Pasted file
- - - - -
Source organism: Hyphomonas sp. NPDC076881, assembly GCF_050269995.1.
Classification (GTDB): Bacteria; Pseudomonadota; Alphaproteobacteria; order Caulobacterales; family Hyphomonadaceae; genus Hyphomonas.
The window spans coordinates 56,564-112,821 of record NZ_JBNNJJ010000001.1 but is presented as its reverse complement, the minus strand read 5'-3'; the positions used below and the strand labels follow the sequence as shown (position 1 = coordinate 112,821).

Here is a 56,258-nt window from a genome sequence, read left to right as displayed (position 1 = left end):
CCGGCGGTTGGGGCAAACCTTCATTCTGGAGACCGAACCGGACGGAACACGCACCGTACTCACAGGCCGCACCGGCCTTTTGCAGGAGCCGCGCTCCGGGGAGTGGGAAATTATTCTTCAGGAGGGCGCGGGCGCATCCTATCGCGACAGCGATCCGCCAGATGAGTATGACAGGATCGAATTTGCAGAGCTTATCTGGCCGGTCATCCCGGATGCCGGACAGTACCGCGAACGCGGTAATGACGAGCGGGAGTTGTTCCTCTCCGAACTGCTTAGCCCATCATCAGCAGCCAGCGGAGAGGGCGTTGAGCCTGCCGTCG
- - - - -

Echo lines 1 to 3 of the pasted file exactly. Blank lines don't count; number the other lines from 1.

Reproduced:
Source organism: Hyphomonas sp. NPDC076881, assembly GCF_050269995.1.
Classification (GTDB): Bacteria; Pseudomonadota; Alphaproteobacteria; order Caulobacterales; family Hyphomonadaceae; genus Hyphomonas.
The window spans coordinates 56,564-112,821 of record NZ_JBNNJJ010000001.1 but is presented as its reverse complement, the minus strand read 5'-3'; the positions used below and the strand labels follow the sequence as shown (position 1 = coordinate 112,821).